We also need a mechanism for individuals to be protected when agencies fall into periods of derelict enforcement or are weakened by a presidential administration that is antagonistic to the agency’s mission.
One possible solution is for people to be able to sue only if a court determines that no regulatory agency has taken adequate actions. The court would first review how the agency handled the matter. If the agency didn’t handle it adequately, then a case could proceed in court.
We still would need a compensation system for individuals who are harmed in a significant way. Perhaps this could be established through a fund that comes out of the monetary penalties agencies exact from non-complying entities.
Or maybe we should require companies that collect data to pay into a general fund which would be administered by the government to compensate people (something like worker’s compensation). The payment would be like an insurance premium, which could be higher or lower based on whether a company followed industry standards, how much data was held, how sensitive, and whether a company had a breach in the past.
The above proposals are just half-baked ideas at this point. The important thing, though, is that we clearly identify our goals and recognize what we want the legal system to do. We must not lose sight of these goals in debates about harm. The goals are what will guide us and help us avoid all the confusion and problems caused by the struggle over conceptualizing data harm.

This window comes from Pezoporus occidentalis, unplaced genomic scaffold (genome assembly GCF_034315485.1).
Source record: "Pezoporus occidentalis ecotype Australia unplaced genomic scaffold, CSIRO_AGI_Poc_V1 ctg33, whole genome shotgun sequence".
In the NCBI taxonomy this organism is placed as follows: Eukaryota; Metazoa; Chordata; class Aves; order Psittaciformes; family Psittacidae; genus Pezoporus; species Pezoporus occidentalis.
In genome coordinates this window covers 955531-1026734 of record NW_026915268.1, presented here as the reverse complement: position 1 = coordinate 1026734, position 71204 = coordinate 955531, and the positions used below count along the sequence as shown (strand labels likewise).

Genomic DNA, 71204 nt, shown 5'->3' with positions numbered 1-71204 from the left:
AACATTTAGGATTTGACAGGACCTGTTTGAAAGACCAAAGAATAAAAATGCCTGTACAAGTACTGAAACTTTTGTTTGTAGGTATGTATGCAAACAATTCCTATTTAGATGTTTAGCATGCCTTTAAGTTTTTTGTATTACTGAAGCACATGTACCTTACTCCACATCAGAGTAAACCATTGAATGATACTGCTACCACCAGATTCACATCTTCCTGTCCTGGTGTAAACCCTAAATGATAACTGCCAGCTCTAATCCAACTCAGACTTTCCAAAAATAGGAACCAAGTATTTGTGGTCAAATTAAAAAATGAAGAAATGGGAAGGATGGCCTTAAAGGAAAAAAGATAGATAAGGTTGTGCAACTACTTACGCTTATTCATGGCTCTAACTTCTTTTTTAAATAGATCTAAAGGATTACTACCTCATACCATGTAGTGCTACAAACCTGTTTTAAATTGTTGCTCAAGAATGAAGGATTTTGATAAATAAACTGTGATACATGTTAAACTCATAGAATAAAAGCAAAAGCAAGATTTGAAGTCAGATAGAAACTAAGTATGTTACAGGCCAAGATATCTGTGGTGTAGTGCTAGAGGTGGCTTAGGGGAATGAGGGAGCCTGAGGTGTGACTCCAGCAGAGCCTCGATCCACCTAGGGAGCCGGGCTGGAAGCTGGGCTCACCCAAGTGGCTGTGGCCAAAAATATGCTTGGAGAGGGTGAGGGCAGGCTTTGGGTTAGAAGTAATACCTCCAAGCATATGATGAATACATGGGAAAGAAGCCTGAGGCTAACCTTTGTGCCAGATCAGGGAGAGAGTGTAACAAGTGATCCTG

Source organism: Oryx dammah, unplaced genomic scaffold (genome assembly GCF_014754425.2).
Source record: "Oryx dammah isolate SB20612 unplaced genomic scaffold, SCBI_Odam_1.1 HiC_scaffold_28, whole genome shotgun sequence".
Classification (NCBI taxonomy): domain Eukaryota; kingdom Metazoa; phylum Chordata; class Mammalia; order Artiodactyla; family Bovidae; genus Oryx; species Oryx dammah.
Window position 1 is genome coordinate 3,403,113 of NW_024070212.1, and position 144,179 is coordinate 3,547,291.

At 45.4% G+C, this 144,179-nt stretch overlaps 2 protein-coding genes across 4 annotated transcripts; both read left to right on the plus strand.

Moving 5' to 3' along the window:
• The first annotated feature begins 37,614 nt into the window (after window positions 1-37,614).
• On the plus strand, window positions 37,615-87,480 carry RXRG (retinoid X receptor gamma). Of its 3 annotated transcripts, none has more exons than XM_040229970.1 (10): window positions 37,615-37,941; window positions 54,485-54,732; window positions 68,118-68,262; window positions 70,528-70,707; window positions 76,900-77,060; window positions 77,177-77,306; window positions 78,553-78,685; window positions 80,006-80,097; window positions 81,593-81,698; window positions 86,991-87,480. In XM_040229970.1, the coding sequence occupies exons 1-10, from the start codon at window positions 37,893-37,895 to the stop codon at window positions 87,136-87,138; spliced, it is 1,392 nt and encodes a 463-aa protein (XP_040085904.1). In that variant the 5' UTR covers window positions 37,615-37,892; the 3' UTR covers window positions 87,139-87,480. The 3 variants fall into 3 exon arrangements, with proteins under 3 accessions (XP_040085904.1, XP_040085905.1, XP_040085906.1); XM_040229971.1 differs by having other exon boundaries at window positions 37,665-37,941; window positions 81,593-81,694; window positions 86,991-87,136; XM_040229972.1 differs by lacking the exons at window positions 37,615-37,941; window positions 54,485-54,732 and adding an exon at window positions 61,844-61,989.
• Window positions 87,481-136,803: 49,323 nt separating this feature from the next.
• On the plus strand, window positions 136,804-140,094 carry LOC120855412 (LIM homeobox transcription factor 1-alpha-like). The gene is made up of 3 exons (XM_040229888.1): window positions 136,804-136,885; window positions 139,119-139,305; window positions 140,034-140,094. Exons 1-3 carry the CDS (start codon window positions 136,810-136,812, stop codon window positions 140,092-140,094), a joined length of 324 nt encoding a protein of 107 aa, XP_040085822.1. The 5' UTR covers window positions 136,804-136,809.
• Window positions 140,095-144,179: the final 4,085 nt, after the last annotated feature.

I hope that this series of posts is a helpful first step in the process of bringing more light than heat into the debate about privacy and data security harms.
Previous Posts In This Series
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This post was authored by Professor Daniel J. Solove, who through TeachPrivacy develops computer-based privacy training, data security training, HIPAA training, and many other forms of training on privacy and security topics. This post was originally posted on his blog at LinkedIn, where Solove is an “LinkedIn Influencer.” His blog has more than 800,000 followers.